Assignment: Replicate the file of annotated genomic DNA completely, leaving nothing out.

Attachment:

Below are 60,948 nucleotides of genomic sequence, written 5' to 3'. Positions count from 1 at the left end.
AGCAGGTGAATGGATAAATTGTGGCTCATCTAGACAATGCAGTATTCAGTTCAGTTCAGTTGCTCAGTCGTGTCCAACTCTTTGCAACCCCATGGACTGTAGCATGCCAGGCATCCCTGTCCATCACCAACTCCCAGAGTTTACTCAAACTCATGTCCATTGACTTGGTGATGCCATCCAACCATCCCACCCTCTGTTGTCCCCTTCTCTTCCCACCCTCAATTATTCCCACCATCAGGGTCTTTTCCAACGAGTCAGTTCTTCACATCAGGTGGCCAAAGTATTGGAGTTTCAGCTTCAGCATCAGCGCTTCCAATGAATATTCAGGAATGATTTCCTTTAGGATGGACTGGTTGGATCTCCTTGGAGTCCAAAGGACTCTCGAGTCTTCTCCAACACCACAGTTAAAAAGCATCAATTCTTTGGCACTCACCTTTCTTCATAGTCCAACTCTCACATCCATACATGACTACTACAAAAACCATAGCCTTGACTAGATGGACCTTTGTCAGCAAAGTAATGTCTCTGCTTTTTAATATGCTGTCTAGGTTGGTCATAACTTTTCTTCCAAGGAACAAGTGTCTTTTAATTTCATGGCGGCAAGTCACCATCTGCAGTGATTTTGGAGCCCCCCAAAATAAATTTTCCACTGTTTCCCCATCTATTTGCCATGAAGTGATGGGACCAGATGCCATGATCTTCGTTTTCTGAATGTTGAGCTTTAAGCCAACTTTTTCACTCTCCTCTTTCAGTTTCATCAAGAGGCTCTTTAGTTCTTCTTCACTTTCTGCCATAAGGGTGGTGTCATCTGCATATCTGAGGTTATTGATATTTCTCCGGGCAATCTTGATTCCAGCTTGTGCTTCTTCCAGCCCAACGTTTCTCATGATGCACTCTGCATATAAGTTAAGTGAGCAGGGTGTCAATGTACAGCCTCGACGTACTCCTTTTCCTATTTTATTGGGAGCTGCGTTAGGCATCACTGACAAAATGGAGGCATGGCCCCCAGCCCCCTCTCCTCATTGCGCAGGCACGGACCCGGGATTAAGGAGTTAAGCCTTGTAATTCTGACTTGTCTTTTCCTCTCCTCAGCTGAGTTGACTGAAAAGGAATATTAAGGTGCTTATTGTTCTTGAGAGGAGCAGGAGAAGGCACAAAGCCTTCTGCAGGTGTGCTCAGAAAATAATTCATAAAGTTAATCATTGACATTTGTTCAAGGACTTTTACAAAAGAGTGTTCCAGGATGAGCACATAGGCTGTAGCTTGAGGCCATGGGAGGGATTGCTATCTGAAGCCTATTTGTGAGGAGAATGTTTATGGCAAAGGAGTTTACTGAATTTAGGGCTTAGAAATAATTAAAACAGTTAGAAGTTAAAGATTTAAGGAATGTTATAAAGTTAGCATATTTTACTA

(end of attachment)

Below are 60,948 nucleotides of genomic sequence, written 5' to 3'. Positions count from 1 at the left end.
AGCAGGTGAATGGATAAATTGTGGCTCATCTAGACAATGCAGTATTCAGTTCAGTTCAGTTGCTCAGTCGTGTCCAACTCTTTGCAACCCCATGGACTGTAGCATGCCAGGCATCCCTGTCCATCACCAACTCCCAGAGTTTACTCAAACTCATGTCCATTGACTTGGTGATGCCATCCAACCATCCCACCCTCTGTTGTCCCCTTCTCTTCCCACCCTCAATTATTCCCACCATCAGGGTCTTTTCCAACGAGTCAGTTCTTCACATCAGGTGGCCAAAGTATTGGAGTTTCAGCTTCAGCATCAGCGCTTCCAATGAATATTCAGGAATGATTTCCTTTAGGATGGACTGGTTGGATCTCCTTGGAGTCCAAAGGACTCTCGAGTCTTCTCCAACACCACAGTTAAAAAGCATCAATTCTTTGGCACTCACCTTTCTTCATAGTCCAACTCTCACATCCATACATGACTACTACAAAAACCATAGCCTTGACTAGATGGACCTTTGTCAGCAAAGTAATGTCTCTGCTTTTTAATATGCTGTCTAGGTTGGTCATAACTTTTCTTCCAAGGAACAAGTGTCTTTTAATTTCATGGCGGCAAGTCACCATCTGCAGTGATTTTGGAGCCCCCCAAAATAAATTTTCCACTGTTTCCCCATCTATTTGCCATGAAGTGATGGGACCAGATGCCATGATCTTCGTTTTCTGAATGTTGAGCTTTAAGCCAACTTTTTCACTCTCCTCTTTCAGTTTCATCAAGAGGCTCTTTAGTTCTTCTTCACTTTCTGCCATAAGGGTGGTGTCATCTGCATATCTGAGGTTATTGATATTTCTCCGGGCAATCTTGATTCCAGCTTGTGCTTCTTCCAGCCCAACGTTTCTCATGATGCACTCTGCATATAAGTTAAGTGAGCAGGGTGTCAATGTACAGCCTCGACGTACTCCTTTTCCTATTTTATTGGGAGCTGCGTTAGGCATCACTGACAAAATGGAGGCATGGCCCCCAGCCCCCTCTCCTCATTGCGCAGGCACGGACCCGGGATTAAGGAGTTAAGCCTTGTAATTCTGACTTGTCTTTTCCTCTCCTCAGCTGAGTTGACTGAAAAGGAATATTAAGGTGCTTATTGTTCTTGAGAGGAGCAGGAGAAGGCACAAAGCCTTCTGCAGGTGTGCTCAGAAAATAATTCATAAAGTTAATCATTGACATTTGTTCAAGGACTTTTACAAAAGAGTGTTCCAGGATGAGCACATAGGCTGTAGCTTGAGGCCATGGGAGGGATTGCTATCTGAAGCCTATTTGTGAGGAGAATGTTTATGGCAAAGGAGTTTACTGAATTTAGGGCTTAGAAATAATTAAAACAGTTAGAAGTTAAAGATTTAAGGAATGTTATAAAGTTAGCATATTTTACTA